Amazon’s second Drogheda data centre on hold following An Taisce objection

Multinational has already secured approval for another data centre outside the town

Plans for a €350 million data centre by Amazon in Drogheda have been put on hold following an objection to the project by An Taisce over claims planning authorities are failing to take account of the negative impact of data centres on Ireland meeting its renewable energy targets.

The environmental and heritage group has launched an appeal with An Bord Pleanála against the recent decision of Meath County Council to grant planning permission for what would be the online retail giant's second data centre in Drogheda.

Amazon has already secured approval for another 48 megawatt (MG) data centre at the IDA Business and Technology Park around 2.5km outside Drogheda, with construction already under way on the project, while it has also signalled interest in the development of a third data centre in the area.

The US multinational hopes to commence construction of the second data centre on an adjacent site in mid-2023 with the facility becoming operational by 2026.


The proposed development consists of a two-storey building with a gross floor area of over 29,500 sq m (317,535 sq ft) including provision for 26 emergency generators.

Both data centres are expected to create about 50 jobs each with up to 400 people employed during the construction phase.

‘Systemic infringement of EIA process’

In its appeal, An Taisce claims local authorities and An Bord Pleanála are granting permission for data centres “on a case-by-case basis without adequately addressing the cumulative impacts of energy use.”

It claimed such an approach represents “a systemic infringement of the Environmental Impact Assessment process” as defined by an EU directive which requires that direct, indirect and cumulative impacts be fully assessed and mitigated.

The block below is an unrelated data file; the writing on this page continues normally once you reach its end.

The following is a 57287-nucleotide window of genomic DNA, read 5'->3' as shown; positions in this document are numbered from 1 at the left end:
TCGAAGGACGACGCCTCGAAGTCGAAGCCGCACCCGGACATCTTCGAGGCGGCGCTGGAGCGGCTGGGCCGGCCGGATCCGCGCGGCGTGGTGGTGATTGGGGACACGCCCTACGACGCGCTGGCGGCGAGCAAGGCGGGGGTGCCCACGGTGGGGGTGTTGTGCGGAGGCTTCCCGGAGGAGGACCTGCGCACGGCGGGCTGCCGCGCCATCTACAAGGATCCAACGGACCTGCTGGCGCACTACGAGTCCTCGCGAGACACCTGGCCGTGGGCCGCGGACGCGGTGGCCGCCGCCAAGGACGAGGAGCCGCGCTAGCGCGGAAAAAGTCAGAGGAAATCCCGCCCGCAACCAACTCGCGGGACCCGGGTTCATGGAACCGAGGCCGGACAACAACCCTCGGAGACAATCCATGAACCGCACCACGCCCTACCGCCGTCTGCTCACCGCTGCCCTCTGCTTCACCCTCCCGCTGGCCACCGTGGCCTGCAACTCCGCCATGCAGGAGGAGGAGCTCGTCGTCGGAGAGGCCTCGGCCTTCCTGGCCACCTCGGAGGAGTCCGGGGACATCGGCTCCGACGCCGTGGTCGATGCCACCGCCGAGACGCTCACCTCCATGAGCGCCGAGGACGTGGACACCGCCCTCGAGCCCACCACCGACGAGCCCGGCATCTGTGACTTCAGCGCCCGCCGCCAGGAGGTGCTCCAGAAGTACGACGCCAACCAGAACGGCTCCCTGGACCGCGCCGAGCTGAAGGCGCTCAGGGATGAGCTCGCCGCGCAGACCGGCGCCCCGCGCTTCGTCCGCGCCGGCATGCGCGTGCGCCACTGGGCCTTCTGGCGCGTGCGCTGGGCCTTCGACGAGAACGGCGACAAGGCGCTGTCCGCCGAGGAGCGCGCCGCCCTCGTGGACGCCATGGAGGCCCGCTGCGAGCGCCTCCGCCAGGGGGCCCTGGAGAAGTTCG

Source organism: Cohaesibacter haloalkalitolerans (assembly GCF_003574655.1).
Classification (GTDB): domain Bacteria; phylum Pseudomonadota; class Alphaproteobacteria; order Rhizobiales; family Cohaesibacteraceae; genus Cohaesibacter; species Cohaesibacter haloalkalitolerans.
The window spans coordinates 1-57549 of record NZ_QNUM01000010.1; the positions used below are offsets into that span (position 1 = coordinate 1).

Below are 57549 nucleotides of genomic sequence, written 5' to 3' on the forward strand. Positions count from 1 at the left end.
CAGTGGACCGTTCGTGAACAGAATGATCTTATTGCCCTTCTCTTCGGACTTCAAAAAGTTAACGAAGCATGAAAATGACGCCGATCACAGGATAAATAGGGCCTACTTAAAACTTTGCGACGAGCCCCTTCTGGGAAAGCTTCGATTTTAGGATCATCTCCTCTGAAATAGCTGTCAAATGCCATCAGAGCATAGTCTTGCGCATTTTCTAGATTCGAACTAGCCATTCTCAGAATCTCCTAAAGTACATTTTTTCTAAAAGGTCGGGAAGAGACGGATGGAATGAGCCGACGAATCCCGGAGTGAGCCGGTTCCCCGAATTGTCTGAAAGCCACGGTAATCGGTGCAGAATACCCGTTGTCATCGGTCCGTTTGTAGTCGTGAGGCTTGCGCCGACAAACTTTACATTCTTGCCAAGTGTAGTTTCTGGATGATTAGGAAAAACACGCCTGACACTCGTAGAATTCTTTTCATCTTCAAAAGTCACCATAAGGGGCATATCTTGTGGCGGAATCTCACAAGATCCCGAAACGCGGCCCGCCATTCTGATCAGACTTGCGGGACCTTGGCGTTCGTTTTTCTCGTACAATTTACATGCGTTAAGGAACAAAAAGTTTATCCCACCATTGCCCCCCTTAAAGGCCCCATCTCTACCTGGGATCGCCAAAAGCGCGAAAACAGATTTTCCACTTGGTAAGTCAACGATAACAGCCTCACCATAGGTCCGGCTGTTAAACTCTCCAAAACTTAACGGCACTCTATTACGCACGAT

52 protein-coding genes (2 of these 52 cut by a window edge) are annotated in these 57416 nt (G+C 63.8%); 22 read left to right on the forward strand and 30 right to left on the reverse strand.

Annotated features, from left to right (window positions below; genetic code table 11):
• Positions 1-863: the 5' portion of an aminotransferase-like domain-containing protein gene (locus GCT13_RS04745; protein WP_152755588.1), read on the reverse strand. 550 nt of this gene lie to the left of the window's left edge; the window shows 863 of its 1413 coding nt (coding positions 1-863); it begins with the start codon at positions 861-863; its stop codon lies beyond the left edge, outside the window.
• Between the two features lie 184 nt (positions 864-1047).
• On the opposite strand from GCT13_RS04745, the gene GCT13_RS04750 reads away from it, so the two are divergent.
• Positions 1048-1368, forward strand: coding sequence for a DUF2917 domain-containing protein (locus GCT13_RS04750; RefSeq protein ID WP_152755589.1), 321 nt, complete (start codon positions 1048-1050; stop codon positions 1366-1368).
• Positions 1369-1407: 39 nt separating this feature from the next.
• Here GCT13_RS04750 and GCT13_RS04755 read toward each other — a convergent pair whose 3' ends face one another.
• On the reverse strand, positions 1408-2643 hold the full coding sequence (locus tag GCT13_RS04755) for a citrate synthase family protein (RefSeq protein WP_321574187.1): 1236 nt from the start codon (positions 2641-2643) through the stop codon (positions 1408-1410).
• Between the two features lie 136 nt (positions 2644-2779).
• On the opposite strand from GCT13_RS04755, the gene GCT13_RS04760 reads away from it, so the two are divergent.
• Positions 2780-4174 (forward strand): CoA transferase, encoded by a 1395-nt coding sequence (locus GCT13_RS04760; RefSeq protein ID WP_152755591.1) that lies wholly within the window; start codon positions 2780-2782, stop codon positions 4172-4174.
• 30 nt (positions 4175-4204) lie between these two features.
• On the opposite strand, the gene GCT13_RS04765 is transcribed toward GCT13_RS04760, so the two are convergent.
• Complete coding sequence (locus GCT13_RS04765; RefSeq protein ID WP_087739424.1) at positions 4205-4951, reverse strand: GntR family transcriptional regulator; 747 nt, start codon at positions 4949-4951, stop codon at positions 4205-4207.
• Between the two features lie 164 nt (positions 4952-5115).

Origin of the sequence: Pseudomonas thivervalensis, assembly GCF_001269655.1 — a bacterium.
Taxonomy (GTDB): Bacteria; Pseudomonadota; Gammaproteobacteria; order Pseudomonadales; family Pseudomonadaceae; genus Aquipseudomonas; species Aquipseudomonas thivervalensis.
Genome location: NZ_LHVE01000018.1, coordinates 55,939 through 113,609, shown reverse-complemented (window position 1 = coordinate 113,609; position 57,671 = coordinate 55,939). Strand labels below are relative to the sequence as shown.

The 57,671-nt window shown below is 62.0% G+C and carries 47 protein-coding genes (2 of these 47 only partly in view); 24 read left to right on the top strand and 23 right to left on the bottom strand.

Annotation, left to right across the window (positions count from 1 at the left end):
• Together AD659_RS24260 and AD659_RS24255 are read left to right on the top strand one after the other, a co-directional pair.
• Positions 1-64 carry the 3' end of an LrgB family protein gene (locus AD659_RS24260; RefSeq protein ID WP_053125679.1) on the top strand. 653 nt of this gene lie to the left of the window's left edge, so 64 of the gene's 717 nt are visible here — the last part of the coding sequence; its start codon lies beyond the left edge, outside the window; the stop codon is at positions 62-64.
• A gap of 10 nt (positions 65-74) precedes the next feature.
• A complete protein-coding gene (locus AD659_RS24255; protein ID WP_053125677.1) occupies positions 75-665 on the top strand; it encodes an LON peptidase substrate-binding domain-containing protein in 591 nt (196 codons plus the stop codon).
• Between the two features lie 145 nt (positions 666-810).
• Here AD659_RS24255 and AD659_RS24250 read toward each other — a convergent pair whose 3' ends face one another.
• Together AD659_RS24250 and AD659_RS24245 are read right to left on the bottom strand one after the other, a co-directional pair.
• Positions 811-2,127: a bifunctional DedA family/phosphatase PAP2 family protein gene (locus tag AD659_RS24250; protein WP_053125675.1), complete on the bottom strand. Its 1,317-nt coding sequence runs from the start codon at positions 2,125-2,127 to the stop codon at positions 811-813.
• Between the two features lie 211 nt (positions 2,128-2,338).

An Taisce’s planning and environmental policy officer, Phoebe Duvall, claimed the uninhibited development of data centres was diluting the benefits of increased renewable energy generation in recent decades.

“Any new data centre should provide a new, directly linked supply of renewable energy and should not jeopardise Ireland’s existing national climate/renewable energy targets,” said Ms Duvall.

She pointed out that data centres are projected to account for 31 per cent of all electricity consumed in Ireland by 2027 with the Irish Academy of Engineering estimating that they will add between 1.5 and 3 million tonnes of CO2 to Ireland's overall greenhouse gases by 2028.

“Ireland already hosts an enormous and disproportionate amount of Western Europe’s data infrastructure. Therefore, data storage development proposals in Ireland need to be based on appropriate and complete considerations of the direct, indirect and cumulative effects of the development on energy demand and therefore on climate,” said Ms Duvall.

‘Rolling blackouts’

Last month, the Commission for the Regulation of Utilities and Eirgrid warned Ireland faced "rolling blackouts" unless urgent action was taken to address the unprecedented growth in electricity demand from data centres.

Based on Amazon’s projected energy use by the proposed data centre which An Taisce claims represent 0.26 per cent of Ireland’s annual greenhouse gas emissions, Ms Duvall disputed the company’s claims that its impact would be “indirect, long-term, negative and slight.”

Amazon has declared its long-term commitment to achieving 100 per cent renewable energy usage with a target of 2025.

The company, which employs 3,100 people in the Republic, said the data centre will provide infrastructure for its cloud computing services which are used by millions of customers globally.

It said the proposed development represented a significant investment that would create additional direct, indirect and induced economic and employment benefits for the area.

Amazon has an existing wind farm projects in Cork with two more in Donegal and Galway due to begin operating next year.

The company said they would deliver 229MW of renewable energy capacity each year, reducing carbon emissions annually by 366,000 tonnes of CO2 and producing enough renewable energy to power 185,000 homes per annum.

An Taisce has called for approval for any new data centre to only be given if its consumption of energy is matched by a similar or greater increase in renewable energy infrastructure.

It also expressed concern about the impact of the proposed facility in Drogheda on local water supplies given its high usage of water for cooling purposes.

An Bord Pleanála is due to give its ruling in the case by November 3rd.